I did all this on the living room couch while my family was watching TV. This more administrative or operational part of my business did not need to be done at my work bench or in the home office. I could be, at least physically, present with my family.
Finding time as the business grew
As the business grew, weekends became more and more constrained.
I would spend all day on Saturdays repairing radios. SEO marketing responsibilities became unmanageable for me. My wife started taking on more of an active role in order fulfillment, photography, posting, and crucially, SEO marketing.
I generally reserve Sundays for family time, although cars, house and auto maintenance, now recently treehouse construction, sometimes cannibalize.
As our business has grown, I am being forced to dedicate more time on production only, that is, producing restored radios for new inventory. Customer repairs, when someone sends me their radio for repair, and Bluetooth MP3 upgrades with new purchase orders, PR like this article, is now relegated to weeknights.
Filming for my special on CNN
My wife is now performing almost all the operational responsibilities during her day. Her role is now growing even more with the upcoming revamping of our website. Radio production all day Saturday is now a given, and encroaching on Sunday.
My children now know that on Saturday Daddy will not be available to play with them. Maybe Sunday, if there is not a critical house or car chore that supersedes. As a family, we have learned to plan in advance and make the time count when I’m free.
My wife and I are constantly weighing the value of my time spent on the radio business versus family. The children weigh in too. When we see real disappointment on my children’s faces, radios are postponed.
My wife, who initially saw radios as my hobby only, and a waste of time, has come around to be a supporter and partner. The increased income has allowed us to prioritize differently around higher quality and more luxurious experiences than otherwise.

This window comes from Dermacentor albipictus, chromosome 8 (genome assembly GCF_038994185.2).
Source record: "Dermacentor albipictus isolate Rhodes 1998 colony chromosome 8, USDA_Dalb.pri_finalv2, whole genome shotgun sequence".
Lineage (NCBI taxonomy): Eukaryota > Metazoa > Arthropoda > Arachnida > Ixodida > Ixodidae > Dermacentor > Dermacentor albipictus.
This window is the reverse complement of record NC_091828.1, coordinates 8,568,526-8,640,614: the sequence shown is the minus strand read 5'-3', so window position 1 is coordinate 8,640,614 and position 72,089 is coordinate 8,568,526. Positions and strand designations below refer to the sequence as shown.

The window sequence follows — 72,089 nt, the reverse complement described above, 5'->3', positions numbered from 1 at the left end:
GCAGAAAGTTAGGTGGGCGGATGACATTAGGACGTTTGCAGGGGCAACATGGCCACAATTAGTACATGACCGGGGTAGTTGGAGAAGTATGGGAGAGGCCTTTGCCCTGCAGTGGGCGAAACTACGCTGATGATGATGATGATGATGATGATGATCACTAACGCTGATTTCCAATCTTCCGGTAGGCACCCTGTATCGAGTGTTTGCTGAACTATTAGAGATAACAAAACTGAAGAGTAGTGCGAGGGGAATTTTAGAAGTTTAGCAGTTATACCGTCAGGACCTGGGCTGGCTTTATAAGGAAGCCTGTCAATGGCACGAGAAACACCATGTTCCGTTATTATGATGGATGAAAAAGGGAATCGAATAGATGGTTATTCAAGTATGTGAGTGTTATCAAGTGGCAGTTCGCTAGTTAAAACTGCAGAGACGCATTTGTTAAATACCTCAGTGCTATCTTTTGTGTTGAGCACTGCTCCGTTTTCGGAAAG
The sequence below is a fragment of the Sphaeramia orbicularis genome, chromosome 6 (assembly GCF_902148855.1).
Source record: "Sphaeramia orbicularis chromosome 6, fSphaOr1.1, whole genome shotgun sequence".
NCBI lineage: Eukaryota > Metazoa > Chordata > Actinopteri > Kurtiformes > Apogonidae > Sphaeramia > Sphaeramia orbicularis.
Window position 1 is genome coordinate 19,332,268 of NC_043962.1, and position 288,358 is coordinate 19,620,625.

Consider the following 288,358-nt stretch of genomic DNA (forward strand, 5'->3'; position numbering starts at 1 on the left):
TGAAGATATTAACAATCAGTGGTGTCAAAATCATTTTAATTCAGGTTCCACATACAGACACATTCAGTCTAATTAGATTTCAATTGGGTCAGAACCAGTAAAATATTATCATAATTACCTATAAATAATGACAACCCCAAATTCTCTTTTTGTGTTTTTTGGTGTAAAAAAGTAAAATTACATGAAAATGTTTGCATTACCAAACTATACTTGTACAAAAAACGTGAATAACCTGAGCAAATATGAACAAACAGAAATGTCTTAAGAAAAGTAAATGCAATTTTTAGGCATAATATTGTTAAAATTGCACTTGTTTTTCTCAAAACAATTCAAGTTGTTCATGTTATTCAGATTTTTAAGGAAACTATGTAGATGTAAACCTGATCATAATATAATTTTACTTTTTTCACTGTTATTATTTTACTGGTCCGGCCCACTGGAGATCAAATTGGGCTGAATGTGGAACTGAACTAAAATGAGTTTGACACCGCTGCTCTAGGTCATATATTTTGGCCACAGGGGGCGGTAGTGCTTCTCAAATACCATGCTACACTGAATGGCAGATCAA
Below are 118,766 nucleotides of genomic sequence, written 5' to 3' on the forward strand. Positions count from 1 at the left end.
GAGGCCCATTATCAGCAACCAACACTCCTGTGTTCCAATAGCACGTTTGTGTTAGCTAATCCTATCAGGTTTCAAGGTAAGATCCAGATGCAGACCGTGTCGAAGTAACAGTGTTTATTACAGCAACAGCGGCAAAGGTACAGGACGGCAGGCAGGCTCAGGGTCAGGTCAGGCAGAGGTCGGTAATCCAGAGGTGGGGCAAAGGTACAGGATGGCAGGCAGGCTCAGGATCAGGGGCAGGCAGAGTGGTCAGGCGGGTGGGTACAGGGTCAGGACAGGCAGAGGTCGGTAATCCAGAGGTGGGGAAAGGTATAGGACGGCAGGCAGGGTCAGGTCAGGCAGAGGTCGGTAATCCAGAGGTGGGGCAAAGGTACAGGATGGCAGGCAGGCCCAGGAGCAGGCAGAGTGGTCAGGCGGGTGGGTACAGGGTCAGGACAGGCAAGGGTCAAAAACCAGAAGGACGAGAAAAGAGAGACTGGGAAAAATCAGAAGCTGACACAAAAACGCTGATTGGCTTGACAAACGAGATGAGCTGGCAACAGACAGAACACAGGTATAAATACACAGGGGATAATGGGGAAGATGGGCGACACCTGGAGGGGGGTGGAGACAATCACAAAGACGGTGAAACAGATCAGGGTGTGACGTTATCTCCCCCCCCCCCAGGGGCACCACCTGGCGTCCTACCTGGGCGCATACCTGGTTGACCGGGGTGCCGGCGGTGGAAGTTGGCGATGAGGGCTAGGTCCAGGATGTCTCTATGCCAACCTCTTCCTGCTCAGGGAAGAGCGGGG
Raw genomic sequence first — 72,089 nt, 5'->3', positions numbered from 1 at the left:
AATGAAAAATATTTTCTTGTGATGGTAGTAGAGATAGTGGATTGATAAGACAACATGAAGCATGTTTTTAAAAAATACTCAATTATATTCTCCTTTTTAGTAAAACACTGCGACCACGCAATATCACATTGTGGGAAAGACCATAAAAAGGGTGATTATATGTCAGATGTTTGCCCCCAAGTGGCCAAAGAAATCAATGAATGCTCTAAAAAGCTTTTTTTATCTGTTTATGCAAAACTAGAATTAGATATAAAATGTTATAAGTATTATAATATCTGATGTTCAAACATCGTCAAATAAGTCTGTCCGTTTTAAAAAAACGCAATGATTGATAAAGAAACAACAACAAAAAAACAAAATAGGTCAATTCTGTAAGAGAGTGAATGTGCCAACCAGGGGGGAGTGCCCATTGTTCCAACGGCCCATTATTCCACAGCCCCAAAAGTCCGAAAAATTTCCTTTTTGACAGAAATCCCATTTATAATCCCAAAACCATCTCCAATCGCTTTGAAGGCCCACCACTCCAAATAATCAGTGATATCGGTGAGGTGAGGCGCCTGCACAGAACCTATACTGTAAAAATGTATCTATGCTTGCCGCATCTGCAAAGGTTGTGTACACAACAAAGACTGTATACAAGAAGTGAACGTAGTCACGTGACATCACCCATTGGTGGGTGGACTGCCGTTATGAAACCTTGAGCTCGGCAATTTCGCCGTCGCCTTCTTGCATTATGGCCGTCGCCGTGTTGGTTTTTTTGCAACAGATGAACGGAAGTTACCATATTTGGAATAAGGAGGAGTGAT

Any side hustle takes sacrifices to become successful. Any sacrifices you make should be rewarded. If the rewards outweigh the sacrifices then it was worth it. We try to keep a broad view of what is being sacrificed as well as the real reward.
My available free time allocated for the side hustle venture has not increased over the years.
Weekends are still only 48 hours and weeknights 1-2 hours tops. To achieve as much as I’m producing now would have been unthinkable when I first started. I have become more efficient with my production while my quality of output has improved.
For example, I will need to step up production even further for the upcoming holiday season if we are to meet our revenue goals.
This means I will need to buy smarter, work more efficiently, stop wrestling with hard radios that have taken too much of my time so that I can move on to the easier radios. I am adding production steps to ensure better quality which ultimately increases the bottom line. I have set a quota for myself in terms of quantity of product and value of work spent for my weekend efforts. I reason to myself, that once I reach my quota, I can spend the rest of the day with my family.
What I Have Learned
Optimize for profitable output
Knowing what to buy translates into more profitable output. Some radios are great condition but too expensive. Inexpensive but restorable radios can be much more profitable.